Astronomers observe supermassive black holes in merging galaxies

© M. Helfenbein, Yale University / OPAC

A team of astronomers has observed pairs of supermassive black holes at the messy core of merging galaxies.

The research team looked through the thick walls of gas and dust in the messy cores of the merging galaxies. They found pairs of supermassive black holes occupying the centres of one of the two smaller galaxies as they merged together into one giant black hole.

Observing merging galaxies

Michael Koss, a research scientist at Eureka Scientific Inc, said:  “Seeing the pairs of merging galaxy nuclei associated with these huge black holes so close together was pretty amazing…In our study, we see two galaxy nuclei right when the images were taken. You can’t argue with it; it’s a very ‘clean’ result, which doesn’t rely on interpretation.”

Richard Mushtotsky,  a professor of astronomy at UMD and a fellow of the Joint Space-Science Institute (JSI), discussed how using Swift’s BAT allowed them to see the supermassive black holes at the core of the merging galaxies. He said: “The advantage to using Swift’s BAT is that it observes high-energy, ‘hard’ X-rays. These X-rays penetrate through the thick clouds of dust and gas that surround active galaxies, allowing the BAT to see things that are literally invisible in other wavelengths.”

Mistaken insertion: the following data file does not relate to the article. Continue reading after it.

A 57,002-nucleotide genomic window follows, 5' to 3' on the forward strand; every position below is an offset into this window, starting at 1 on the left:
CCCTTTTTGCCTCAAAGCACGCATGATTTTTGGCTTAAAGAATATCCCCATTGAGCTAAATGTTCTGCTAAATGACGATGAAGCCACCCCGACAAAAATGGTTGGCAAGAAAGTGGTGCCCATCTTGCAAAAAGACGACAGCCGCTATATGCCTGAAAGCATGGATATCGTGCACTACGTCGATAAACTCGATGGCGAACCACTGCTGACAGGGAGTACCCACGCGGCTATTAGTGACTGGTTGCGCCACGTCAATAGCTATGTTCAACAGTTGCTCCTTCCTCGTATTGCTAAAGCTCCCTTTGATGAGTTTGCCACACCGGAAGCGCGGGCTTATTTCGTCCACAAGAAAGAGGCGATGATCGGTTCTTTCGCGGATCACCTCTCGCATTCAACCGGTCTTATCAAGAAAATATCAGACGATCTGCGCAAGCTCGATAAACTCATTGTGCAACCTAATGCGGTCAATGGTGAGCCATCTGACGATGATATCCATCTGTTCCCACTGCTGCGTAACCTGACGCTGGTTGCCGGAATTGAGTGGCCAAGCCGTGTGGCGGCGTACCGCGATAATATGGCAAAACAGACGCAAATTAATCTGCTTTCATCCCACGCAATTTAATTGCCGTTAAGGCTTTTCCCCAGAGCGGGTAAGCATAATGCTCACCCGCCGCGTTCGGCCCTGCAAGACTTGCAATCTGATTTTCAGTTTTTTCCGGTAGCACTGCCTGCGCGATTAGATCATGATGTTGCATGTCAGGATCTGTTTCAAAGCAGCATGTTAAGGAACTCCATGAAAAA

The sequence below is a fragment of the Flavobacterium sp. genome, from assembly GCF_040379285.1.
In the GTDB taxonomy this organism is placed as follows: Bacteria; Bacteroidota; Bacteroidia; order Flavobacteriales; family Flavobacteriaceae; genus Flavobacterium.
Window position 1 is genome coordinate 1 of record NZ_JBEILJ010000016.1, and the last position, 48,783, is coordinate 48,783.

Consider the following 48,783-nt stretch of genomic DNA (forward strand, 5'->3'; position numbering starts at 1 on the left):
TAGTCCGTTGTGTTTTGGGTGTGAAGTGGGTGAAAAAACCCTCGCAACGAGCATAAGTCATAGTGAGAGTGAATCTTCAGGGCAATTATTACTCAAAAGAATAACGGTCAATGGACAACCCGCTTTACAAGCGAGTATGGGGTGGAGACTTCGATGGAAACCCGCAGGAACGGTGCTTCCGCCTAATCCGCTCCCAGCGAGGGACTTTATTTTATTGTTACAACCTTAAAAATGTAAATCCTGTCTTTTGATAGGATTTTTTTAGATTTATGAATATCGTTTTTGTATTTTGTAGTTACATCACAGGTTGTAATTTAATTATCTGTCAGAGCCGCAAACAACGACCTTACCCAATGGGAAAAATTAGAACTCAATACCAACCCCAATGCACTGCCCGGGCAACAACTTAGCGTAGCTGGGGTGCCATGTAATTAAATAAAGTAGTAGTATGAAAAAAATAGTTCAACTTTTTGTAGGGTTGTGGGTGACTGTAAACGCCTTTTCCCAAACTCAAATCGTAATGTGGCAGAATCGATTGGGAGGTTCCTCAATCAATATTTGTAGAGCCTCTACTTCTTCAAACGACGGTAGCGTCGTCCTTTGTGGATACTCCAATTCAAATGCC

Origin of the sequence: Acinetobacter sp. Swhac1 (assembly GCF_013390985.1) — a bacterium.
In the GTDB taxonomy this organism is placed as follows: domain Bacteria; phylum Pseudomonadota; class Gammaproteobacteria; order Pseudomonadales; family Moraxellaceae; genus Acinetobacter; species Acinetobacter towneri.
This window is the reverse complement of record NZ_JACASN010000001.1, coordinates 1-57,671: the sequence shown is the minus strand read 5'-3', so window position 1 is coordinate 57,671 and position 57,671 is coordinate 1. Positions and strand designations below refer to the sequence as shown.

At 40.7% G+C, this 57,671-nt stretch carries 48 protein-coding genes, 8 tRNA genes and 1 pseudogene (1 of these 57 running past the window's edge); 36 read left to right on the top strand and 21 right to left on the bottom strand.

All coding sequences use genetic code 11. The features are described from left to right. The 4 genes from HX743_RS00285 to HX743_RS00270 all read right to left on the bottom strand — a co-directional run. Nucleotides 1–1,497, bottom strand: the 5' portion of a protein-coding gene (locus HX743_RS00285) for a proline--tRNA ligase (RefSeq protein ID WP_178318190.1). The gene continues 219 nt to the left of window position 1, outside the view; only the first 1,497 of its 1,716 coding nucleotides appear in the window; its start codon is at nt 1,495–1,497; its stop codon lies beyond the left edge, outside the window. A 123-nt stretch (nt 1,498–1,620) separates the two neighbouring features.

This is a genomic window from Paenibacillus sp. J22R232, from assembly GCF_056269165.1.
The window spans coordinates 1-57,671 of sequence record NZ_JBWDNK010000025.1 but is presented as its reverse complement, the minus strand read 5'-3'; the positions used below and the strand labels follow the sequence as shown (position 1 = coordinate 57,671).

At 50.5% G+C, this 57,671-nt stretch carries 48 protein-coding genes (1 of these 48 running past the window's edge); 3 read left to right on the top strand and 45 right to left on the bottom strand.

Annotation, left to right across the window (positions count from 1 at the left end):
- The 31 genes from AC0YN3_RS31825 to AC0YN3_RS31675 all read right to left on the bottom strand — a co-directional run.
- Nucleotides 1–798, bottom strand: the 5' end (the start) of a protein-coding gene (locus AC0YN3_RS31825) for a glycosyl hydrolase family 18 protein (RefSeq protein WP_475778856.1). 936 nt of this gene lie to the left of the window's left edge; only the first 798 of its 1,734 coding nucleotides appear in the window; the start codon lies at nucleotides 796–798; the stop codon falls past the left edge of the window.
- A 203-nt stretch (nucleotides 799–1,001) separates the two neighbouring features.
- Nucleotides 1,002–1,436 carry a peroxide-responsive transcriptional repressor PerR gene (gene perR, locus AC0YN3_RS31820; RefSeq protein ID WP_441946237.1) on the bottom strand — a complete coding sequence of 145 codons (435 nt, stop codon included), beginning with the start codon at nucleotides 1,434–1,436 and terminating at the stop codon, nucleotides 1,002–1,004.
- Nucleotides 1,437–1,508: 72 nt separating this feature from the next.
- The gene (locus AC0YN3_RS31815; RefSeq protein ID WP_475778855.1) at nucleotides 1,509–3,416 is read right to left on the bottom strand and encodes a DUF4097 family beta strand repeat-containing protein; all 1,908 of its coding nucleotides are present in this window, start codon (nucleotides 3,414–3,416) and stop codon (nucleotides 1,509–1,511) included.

The significance of the supermassive black holes

The high-resolution images taken by the astronomers give a close-up view of a phenomenon that astronomers believe was more common in the early universe. When black holes collide, they unleash powerful gravitational waves.

Laura Blecha, an assistant professor of physics at the University of Florida and a co-author of the study, commented:”The fact that black holes grow faster and faster as mergers progress tells us galaxy encounters are really important for our understanding of how these objects got to be so monstrously big.”

According to the University of Maryland, the images also offer a preview of a likely scenario in a few billion years, when our Milky Way galaxy merges with the neighbouring Andromeda galaxy.

Both galaxies host supermassive black holes at their core and eventually they will merge together into one larger black hole.

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